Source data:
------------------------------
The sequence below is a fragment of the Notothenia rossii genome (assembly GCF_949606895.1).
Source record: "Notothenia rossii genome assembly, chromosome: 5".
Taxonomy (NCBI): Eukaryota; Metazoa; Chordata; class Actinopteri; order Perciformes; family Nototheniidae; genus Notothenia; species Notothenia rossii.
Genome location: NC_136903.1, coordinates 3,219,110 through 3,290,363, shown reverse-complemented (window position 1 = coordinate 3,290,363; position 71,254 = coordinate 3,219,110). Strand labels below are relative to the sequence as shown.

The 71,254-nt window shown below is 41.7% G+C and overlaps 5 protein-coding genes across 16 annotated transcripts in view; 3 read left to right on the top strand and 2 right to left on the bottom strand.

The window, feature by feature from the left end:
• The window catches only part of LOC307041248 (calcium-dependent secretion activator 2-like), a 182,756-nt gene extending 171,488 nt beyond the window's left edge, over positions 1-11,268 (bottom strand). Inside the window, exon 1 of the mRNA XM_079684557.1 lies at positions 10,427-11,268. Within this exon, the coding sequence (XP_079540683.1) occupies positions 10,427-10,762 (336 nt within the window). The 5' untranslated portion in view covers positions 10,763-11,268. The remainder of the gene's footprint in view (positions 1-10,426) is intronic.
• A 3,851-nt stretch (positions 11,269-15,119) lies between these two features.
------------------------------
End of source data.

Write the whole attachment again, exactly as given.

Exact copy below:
The sequence below is a fragment of the Notothenia rossii genome (assembly GCF_949606895.1).
Source record: "Notothenia rossii genome assembly, chromosome: 5".
Taxonomy (NCBI): Eukaryota; Metazoa; Chordata; class Actinopteri; order Perciformes; family Nototheniidae; genus Notothenia; species Notothenia rossii.
Genome location: NC_136903.1, coordinates 3,219,110 through 3,290,363, shown reverse-complemented (window position 1 = coordinate 3,290,363; position 71,254 = coordinate 3,219,110). Strand labels below are relative to the sequence as shown.

The 71,254-nt window shown below is 41.7% G+C and overlaps 5 protein-coding genes across 16 annotated transcripts in view; 3 read left to right on the top strand and 2 right to left on the bottom strand.

The window, feature by feature from the left end:
• The window catches only part of LOC307041248 (calcium-dependent secretion activator 2-like), a 182,756-nt gene extending 171,488 nt beyond the window's left edge, over positions 1-11,268 (bottom strand). Inside the window, exon 1 of the mRNA XM_079684557.1 lies at positions 10,427-11,268. Within this exon, the coding sequence (XP_079540683.1) occupies positions 10,427-10,762 (336 nt within the window). The 5' untranslated portion in view covers positions 10,763-11,268. The remainder of the gene's footprint in view (positions 1-10,426) is intronic.
• A 3,851-nt stretch (positions 11,269-15,119) lies between these two features.